While not a criticism of program design, point fatigue is a growing issue in the ecosystem, as seen in public forums and private discussions with DeFi whales. It takes time & effort to understand the value of a point. For every new program, users need to build an initial model and constantly update its assumptions to ensure they’re earning the best return on their capital or behavior. As new point programs flood the ecosystem, users struggle to keep up, leading to fatigue and lethargic migration between point programs. For example, imagine you have two options, 1000 units/day of Point A vs 2m units/day of Point B — which one is more valuable? Is the more valuable one still valuable enough to risk one's capital? The answers are not immediately clear. Projects that can’t immediately differentiate their point program from all others will have points with less influential power.

A final important, and rather insidious, side effect of point systems is their propensity to mask Product Market Fit (PMF). Points are great bootstrapping mechanisms, but they risk hiding organic interest that’s instrumental in finding PMF. Even after PMF is validated, teams need to build enough organic traction to find sustainability in their product/service before tightening their incentives. Mason Nystrom of Variant has called this the “Hot Start Problem”. For pre-PMF teams, I recommend introducing points after validating PMF in a closed alpha program. Post-PMF teams have it a little trickier, but Mason recommends teams “take extra steps to ensure that token rewards are going towards organic usage and driving important metrics like engagement and retention.”

Future Outlook

Looking ahead, I anticipate that point programs will evolve to address the most pressing issues, such as program transparency and point fatigue.

To bring greater transparency in total point supply, distribution logic, and accrual history, future point programs, or parts thereof, will exist onchain. Examples of onchain point implementations include 3Jane’s AMPLOL and Frax’s FXLT points. Another point software provider is Stack, which builds infra to manage onchain point programs.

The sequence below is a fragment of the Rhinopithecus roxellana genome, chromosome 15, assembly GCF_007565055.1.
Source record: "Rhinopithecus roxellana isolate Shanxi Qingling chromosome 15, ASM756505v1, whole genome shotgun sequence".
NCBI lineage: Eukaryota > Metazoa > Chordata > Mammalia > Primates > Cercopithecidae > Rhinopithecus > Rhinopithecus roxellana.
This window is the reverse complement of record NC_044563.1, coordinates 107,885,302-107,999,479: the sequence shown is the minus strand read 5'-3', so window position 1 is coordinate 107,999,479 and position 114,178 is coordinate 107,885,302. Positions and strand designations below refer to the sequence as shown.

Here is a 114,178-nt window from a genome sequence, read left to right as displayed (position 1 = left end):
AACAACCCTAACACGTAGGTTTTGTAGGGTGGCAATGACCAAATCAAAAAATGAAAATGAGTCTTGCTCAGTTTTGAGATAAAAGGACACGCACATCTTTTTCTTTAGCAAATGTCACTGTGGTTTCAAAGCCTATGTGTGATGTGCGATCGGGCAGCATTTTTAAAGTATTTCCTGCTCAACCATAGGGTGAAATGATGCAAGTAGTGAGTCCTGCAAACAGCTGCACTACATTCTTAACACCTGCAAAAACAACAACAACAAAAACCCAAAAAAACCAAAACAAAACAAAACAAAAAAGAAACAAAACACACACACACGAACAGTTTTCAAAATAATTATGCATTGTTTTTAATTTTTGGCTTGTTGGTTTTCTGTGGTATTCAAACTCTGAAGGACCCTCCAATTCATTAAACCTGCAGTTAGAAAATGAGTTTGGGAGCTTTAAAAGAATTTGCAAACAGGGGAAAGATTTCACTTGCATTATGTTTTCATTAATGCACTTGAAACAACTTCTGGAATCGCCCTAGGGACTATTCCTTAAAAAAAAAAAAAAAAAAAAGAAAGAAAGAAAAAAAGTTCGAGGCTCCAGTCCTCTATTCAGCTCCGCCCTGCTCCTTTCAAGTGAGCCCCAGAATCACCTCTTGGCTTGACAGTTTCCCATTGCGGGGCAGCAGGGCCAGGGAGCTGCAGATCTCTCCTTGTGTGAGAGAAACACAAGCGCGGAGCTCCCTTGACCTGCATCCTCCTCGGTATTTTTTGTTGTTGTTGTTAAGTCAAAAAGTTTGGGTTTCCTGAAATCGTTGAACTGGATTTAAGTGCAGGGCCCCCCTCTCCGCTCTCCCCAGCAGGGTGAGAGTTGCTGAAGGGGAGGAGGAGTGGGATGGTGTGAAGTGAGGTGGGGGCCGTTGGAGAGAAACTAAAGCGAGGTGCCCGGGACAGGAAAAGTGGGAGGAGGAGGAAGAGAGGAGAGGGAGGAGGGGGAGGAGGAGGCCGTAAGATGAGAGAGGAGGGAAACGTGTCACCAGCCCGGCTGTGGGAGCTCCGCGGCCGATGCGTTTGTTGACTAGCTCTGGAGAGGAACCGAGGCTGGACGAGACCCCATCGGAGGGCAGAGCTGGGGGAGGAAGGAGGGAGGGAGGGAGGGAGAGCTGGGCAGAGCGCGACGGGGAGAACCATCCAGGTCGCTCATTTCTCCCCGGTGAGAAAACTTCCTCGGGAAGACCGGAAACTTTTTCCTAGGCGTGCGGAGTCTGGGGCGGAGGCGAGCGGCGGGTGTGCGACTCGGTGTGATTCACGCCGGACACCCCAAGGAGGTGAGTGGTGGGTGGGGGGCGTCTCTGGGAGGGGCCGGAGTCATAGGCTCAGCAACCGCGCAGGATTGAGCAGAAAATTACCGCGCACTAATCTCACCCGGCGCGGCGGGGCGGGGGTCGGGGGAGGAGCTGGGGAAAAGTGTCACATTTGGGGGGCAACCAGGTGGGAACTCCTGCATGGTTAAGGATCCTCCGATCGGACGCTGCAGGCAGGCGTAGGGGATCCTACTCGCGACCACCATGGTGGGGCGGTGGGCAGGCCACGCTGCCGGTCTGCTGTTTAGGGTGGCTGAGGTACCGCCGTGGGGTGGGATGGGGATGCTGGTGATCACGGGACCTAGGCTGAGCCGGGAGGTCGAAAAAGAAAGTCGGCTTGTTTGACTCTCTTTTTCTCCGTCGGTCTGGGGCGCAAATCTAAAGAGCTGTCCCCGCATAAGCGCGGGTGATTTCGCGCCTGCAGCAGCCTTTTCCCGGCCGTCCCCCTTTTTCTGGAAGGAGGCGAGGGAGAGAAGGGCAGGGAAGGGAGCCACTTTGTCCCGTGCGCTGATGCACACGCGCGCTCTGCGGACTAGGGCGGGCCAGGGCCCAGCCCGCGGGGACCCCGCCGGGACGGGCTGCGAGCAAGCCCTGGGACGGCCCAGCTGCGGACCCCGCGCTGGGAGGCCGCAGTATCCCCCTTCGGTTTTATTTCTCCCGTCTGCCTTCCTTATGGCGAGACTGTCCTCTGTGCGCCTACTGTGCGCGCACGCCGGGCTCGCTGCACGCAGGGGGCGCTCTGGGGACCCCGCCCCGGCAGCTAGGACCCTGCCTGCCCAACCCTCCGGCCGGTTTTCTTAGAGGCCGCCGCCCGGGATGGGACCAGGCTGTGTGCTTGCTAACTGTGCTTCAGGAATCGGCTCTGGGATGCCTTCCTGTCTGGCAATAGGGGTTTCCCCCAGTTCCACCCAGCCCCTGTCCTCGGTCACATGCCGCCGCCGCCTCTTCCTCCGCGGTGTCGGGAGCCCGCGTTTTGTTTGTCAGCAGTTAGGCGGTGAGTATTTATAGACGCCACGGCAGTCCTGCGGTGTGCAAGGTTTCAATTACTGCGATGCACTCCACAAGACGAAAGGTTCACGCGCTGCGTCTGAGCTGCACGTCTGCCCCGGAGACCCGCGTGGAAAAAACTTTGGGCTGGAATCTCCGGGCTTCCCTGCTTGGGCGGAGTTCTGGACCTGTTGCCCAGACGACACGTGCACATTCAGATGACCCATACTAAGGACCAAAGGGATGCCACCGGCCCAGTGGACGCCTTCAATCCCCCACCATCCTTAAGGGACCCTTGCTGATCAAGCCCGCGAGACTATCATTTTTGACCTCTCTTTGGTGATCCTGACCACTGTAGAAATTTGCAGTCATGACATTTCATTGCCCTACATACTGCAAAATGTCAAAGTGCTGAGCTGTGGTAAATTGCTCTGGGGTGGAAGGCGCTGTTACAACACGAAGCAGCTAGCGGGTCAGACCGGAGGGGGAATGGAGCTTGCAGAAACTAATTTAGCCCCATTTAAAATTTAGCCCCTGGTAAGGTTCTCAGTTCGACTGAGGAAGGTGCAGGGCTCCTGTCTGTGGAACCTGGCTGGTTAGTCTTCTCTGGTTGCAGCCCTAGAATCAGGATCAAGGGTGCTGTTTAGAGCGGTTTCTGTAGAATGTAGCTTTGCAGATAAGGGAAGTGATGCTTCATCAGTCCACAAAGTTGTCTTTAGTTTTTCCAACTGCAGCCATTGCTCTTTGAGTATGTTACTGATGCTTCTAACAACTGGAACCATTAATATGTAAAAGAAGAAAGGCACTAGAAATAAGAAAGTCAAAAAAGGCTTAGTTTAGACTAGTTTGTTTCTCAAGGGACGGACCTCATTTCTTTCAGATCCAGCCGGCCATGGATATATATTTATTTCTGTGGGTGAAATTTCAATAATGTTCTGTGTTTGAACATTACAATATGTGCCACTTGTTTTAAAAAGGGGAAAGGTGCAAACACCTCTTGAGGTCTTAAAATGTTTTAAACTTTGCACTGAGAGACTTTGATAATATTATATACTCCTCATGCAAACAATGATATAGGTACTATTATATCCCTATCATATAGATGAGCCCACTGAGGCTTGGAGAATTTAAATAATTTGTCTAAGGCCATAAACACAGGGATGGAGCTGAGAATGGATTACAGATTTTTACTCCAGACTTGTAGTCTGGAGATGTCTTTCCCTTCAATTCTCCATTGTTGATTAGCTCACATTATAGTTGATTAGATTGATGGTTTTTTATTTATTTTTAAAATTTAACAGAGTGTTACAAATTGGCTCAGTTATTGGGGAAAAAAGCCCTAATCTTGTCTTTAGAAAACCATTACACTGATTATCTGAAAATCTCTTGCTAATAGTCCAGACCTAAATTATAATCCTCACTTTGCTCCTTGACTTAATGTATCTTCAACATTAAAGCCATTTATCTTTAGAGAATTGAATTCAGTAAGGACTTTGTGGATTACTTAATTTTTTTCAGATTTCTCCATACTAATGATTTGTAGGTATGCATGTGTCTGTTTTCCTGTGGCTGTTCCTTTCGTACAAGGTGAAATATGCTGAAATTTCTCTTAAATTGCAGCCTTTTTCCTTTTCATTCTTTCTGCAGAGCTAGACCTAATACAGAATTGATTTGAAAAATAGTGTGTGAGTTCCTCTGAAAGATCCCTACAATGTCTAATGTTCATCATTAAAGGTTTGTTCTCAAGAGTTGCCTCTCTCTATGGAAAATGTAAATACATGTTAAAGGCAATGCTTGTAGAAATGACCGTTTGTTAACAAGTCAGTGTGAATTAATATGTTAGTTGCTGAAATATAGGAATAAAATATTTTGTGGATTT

Addressing point fatigue presents a more complex challenge. While discussions in private chats & CT often focus on differentiating program designs, the key to reducing fatigue likely lies in empowering users to quickly and confidently assess point valuations. This capability would significantly ease the comparison between various point opportunities, making participation decisions more straightforward and less overwhelming. While not part of point program design, a secondary market, such as Whales Market, can help users price points and reduce fatigue, though it’s not liquid enough to support most point exit strategies. As these markets mature, however, they'll likely become invaluable for price discovery, offering exit strategies, and creating a more dynamic point economy.


Points have emerged as a powerful tool in the Web3 ecosystem, offering benefits that extend beyond traditional loyalty programs. They enable projects to reward loyal power users, bootstrap network effects, and fine-tune their go-to-market strategies in more predictable ways. This leads to more effective product development and, ultimately, drives value to end users.

As the space matures, I expect to see further innovation in point program design and implementation. The key to success will lie in balancing transparency with flexibility, and in aligning point programs closely with overall project goals and user needs.

For builders and projects in the Web3 space, understanding and leveraging the power of well-designed point programs can be a crucial factor in achieving sustainable growth. As we move forward, points are likely to remain a fundamental component of crypto incentive structures, continuing to shape the landscape of DeFi and beyond.

If you’re a prospective/existing point issuer or point program designer eager to jam on different mechanisms and GTM strategies, I’d love to hear from you!

Recommended Reading